Pie & AI Asia: On Ethical AI with Andrew Ng

 

Amid growing doubt that technology can be a positive force, it’s more important than ever to make sure that we, the AI community, act ethically.  There are already several existing AI ethics codes that corporations and governments have published. But if we hope that the global AI community will follow a set of guidelines, then this community needs to have a bigger voice in its development. We need an ethical code written by the AI community, for the AI community. 

Last Friday, we took a first step in this direction. On December 6, four community groups in Asia joined us for our first Pie & AI group discussion event on AI and ethics. Andrew started with an interactive discussion, introducing major ethical AI issues including deepfakes and adversarial attacks. He argued that current AI ethics frameworks, like this one, were not concrete or actionable enough. 

Each city then came up with three actionable ethics statements and was assigned one ethical AI topic that we based off of this survey of current AI ethics frameworks. They presented their top three actionable statements to Andrew at the end of the event. Here’s what they came up with:

 

Community group: Artificial Intelligence Hong Kong
Topic: Transparency (Increase explainability and interpretability of AI systems)
Top 3 Guidelines: 
  • An AI engineer should make their AI programmes transparent, explainable and understandable to end users, while allowing companies to keep a suitable degree of privacy about their innovative technology.
  • Although biased conclusions may be unavoidable due to data sources and limited knowledge on aspects like demographics and cultural differences (eg. facial recognition for different races), an AI engineer should try their best to remain unbiased by using various tools like sensitivity analysis and stating assumptions and constraints in order to deliver a professional judgment.
  • An AI engineer should be vigilant about malicious coding and be responsible for their own coding algorithms. These algorithms should be beneficial to humankind.
Community group: Machine Learning Tokyo
Topic: Fairness (Preventing, monitoring and mitigating unwanted bias and discrimination.)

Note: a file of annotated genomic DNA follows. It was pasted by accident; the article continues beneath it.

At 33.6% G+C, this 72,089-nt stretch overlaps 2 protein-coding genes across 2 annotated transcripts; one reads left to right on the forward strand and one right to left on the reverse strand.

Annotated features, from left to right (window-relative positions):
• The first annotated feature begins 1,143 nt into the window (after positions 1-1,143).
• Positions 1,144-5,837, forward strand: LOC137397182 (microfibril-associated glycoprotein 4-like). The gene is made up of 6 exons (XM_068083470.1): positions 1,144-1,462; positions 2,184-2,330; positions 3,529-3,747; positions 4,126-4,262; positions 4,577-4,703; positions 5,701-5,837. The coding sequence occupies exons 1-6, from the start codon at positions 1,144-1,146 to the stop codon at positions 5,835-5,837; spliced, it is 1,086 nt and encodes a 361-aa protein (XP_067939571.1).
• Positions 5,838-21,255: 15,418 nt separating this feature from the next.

Top 3 Guidelines: 
  • An AI engineer should, when creating data, seek review from diverse perspectives and people impacted by their data, to avoid unintended consequences or bias.
  • An AI engineer should build robust and explainable models and apply tools to visualize, making the models human-friendly.
  • An AI engineer should associate data with models trained on it and keep track of data lineage.

 

Community group: AI Pilipinas
Topic: Privacy and Security (Ensuring AI systems are secure and protect user data)
Top 3 Guidelines:
  • An AI engineer should respect the user’s right to privacy by making sure to get user consent for specific services through understandable and unambiguous language.
  • An AI engineer should create or design a unified privacy framework based on laws of a jurisdiction of a geographic area
  • An AI engineer should ensure reliability of the AI system in terms of security, and have a fail-safe for human intervention in case the data or privacy is breached

 

Community group: AI Singapore
Topic: Beneficence (Ensuring that AI systems promote human well-being and are aligned with human values)
Top 3 Guidelines
  • An AI engineer should ensure that the data used to train models are properly anonymized and do not contain personally identifiable information.
  • An AI engineer should encourage greater creativity in the AI ecosystem by acknowledging open source contributions and respecting their terms and conditions.
  • An AI engineer should ensure that training datasets are sufficient in amount, unbiased, labelled, machine readable, and accessible to a reasonable degree. The benefits of AI should also not favour or disadvantage any group of individuals.

 

We were blown away by how thoughtful and insightful all four groups were during the event. This is only the starting point–we hope to host many more events about ethical AI and discuss how the deep learning community can navigate these issues together.

 

Keep reading

We use cookies to collect information about our website and how users interact with it. We’ll use this information solely to improve the site. You are agreeing to consent to our use of cookies if you click ‘OK’. All information we collect using cookies will be subject to and protected by our Privacy Policy, which you can view here.

OK